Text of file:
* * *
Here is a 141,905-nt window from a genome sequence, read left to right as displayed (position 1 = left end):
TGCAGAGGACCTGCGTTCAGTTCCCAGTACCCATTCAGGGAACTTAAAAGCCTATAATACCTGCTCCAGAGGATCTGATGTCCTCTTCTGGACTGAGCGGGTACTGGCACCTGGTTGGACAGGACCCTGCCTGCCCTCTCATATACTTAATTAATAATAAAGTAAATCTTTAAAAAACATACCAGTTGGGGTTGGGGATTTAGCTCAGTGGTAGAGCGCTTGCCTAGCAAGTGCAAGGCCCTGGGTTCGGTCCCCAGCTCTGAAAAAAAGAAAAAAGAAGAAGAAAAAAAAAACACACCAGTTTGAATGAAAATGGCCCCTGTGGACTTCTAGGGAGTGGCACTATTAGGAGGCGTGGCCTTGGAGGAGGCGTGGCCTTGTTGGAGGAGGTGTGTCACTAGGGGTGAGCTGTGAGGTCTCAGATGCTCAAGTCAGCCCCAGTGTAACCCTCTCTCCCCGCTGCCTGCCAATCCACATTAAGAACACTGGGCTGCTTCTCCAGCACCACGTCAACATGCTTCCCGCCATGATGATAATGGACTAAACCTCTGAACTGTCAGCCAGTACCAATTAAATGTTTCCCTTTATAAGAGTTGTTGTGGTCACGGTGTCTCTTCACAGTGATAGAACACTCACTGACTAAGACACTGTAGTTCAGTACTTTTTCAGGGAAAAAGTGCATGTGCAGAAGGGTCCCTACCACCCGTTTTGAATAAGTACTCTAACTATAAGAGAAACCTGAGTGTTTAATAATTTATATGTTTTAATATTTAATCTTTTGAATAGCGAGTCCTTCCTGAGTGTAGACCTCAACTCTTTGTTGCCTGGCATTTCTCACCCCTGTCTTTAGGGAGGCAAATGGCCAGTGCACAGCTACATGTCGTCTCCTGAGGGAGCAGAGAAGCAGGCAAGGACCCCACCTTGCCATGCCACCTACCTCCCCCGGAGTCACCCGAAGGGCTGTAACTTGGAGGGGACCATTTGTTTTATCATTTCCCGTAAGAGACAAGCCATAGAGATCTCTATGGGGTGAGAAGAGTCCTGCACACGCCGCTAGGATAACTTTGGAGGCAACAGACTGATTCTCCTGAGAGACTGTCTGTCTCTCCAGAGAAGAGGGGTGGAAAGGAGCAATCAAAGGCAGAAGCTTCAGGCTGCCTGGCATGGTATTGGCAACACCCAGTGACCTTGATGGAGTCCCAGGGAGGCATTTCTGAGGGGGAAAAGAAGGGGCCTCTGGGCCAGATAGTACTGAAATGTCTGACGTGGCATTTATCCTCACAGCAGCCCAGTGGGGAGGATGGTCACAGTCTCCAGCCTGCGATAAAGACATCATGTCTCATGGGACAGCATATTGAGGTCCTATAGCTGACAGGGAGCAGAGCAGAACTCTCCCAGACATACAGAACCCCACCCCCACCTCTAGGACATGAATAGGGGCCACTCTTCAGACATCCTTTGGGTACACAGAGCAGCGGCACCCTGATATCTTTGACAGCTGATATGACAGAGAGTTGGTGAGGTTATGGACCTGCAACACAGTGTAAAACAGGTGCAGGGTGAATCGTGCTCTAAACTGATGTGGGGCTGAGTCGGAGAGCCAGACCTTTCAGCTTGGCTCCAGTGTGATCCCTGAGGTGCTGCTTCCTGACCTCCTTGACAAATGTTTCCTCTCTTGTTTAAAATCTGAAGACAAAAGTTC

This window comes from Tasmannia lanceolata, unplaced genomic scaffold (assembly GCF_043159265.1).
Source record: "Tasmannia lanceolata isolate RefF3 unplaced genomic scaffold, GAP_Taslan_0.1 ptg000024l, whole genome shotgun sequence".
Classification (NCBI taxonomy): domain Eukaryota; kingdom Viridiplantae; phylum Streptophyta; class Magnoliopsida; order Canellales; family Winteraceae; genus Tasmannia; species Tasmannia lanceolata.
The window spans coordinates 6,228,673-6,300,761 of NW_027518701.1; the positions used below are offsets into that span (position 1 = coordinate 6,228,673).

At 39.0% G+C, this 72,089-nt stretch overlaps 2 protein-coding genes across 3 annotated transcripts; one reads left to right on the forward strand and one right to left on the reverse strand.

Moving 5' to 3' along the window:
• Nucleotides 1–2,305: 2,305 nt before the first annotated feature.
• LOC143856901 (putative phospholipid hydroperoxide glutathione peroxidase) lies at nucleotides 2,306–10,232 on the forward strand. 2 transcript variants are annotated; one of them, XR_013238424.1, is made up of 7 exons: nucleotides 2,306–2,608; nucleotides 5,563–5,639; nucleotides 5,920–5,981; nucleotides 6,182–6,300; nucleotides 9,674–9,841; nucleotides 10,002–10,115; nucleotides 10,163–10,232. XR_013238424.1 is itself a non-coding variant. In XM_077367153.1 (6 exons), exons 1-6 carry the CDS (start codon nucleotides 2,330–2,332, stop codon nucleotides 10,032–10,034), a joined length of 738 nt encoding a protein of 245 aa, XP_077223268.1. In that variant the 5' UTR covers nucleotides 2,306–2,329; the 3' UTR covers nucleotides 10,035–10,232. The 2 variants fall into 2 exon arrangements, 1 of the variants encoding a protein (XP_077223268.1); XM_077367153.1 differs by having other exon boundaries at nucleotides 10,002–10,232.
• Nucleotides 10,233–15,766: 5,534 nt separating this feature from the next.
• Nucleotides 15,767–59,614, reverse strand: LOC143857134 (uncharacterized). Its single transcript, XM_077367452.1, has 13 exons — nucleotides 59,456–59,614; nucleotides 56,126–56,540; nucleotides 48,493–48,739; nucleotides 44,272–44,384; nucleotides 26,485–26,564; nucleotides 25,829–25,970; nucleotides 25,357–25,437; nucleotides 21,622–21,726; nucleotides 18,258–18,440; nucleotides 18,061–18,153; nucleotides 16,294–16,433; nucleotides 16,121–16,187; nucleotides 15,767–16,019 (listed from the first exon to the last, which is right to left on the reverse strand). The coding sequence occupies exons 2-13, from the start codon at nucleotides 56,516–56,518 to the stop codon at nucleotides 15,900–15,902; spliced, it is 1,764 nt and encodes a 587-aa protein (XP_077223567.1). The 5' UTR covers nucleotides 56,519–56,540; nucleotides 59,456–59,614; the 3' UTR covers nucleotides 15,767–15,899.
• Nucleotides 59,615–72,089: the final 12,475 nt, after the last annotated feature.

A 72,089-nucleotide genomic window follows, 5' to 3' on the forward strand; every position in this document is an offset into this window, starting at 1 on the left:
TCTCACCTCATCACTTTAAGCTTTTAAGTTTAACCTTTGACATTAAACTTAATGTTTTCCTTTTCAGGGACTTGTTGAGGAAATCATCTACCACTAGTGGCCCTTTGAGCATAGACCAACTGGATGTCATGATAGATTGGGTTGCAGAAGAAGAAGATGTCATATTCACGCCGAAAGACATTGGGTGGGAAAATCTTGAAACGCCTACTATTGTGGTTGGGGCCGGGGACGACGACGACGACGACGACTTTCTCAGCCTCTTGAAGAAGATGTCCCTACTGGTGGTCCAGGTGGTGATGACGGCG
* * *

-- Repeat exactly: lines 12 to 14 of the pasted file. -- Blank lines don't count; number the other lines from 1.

• Nucleotides 15,767–59,614, reverse strand: LOC143857134 (uncharacterized). Its single transcript, XM_077367452.1, has 13 exons — nucleotides 59,456–59,614; nucleotides 56,126–56,540; nucleotides 48,493–48,739; nucleotides 44,272–44,384; nucleotides 26,485–26,564; nucleotides 25,829–25,970; nucleotides 25,357–25,437; nucleotides 21,622–21,726; nucleotides 18,258–18,440; nucleotides 18,061–18,153; nucleotides 16,294–16,433; nucleotides 16,121–16,187; nucleotides 15,767–16,019 (listed from the first exon to the last, which is right to left on the reverse strand). The coding sequence occupies exons 2-13, from the start codon at nucleotides 56,516–56,518 to the stop codon at nucleotides 15,900–15,902; spliced, it is 1,764 nt and encodes a 587-aa protein (XP_077223567.1). The 5' UTR covers nucleotides 56,519–56,540; nucleotides 59,456–59,614; the 3' UTR covers nucleotides 15,767–15,899.
• Nucleotides 59,615–72,089: the final 12,475 nt, after the last annotated feature.

A 72,089-nucleotide genomic window follows, 5' to 3' on the forward strand; every position in this document is an offset into this window, starting at 1 on the left: